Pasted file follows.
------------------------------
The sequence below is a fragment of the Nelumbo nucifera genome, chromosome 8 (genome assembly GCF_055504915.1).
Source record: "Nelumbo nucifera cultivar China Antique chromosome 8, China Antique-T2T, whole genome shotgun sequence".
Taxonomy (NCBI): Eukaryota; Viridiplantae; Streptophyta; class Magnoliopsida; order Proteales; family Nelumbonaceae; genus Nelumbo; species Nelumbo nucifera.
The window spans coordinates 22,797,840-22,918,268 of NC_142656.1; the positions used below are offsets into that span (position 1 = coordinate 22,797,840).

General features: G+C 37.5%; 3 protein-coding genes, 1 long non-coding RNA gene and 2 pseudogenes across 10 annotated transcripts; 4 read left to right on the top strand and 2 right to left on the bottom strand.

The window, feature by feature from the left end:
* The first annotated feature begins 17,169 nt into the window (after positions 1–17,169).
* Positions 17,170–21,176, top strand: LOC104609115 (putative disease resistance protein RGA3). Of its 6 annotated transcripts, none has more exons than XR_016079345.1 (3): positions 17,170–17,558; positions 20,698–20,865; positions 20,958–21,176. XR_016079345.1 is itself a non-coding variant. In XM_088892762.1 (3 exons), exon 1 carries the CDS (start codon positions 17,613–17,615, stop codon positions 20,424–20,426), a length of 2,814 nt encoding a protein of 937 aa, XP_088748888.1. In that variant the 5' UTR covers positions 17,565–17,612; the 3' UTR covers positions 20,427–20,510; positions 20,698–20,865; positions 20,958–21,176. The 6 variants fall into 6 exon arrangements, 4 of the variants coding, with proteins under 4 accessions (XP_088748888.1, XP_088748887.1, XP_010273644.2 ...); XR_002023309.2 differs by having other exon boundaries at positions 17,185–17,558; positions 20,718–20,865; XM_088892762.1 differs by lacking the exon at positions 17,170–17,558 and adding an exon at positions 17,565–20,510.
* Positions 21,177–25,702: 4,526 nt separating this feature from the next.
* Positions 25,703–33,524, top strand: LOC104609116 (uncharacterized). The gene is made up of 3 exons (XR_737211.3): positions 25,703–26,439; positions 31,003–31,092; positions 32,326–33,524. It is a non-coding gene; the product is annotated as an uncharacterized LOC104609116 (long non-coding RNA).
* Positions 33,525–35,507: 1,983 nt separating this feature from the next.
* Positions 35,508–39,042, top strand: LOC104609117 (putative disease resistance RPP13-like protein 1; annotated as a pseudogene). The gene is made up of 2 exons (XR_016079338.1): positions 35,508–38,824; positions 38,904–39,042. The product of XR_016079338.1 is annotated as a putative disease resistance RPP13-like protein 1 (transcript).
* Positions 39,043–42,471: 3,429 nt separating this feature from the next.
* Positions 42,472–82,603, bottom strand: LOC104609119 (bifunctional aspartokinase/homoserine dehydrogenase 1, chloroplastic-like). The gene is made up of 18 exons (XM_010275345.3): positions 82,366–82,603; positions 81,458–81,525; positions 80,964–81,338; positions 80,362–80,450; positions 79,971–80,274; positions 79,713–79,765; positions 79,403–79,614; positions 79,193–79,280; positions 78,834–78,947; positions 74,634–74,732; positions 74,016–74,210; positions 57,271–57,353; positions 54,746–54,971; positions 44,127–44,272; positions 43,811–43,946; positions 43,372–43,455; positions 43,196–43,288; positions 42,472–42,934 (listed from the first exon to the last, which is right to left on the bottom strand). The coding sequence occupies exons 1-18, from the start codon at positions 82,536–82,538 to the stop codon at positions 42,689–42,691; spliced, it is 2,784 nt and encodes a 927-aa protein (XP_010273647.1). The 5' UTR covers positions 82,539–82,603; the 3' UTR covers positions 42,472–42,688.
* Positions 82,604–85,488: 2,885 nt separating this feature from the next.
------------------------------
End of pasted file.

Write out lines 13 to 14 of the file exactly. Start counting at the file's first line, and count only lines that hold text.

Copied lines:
* Positions 39,043–42,471: 3,429 nt separating this feature from the next.
* Positions 42,472–82,603, bottom strand: LOC104609119 (bifunctional aspartokinase/homoserine dehydrogenase 1, chloroplastic-like). The gene is made up of 18 exons (XM_010275345.3): positions 82,366–82,603; positions 81,458–81,525; positions 80,964–81,338; positions 80,362–80,450; positions 79,971–80,274; positions 79,713–79,765; positions 79,403–79,614; positions 79,193–79,280; positions 78,834–78,947; positions 74,634–74,732; positions 74,016–74,210; positions 57,271–57,353; positions 54,746–54,971; positions 44,127–44,272; positions 43,811–43,946; positions 43,372–43,455; positions 43,196–43,288; positions 42,472–42,934 (listed from the first exon to the last, which is right to left on the bottom strand). The coding sequence occupies exons 1-18, from the start codon at positions 82,536–82,538 to the stop codon at positions 42,689–42,691; spliced, it is 2,784 nt and encodes a 927-aa protein (XP_010273647.1). The 5' UTR covers positions 82,539–82,603; the 3' UTR covers positions 42,472–42,688.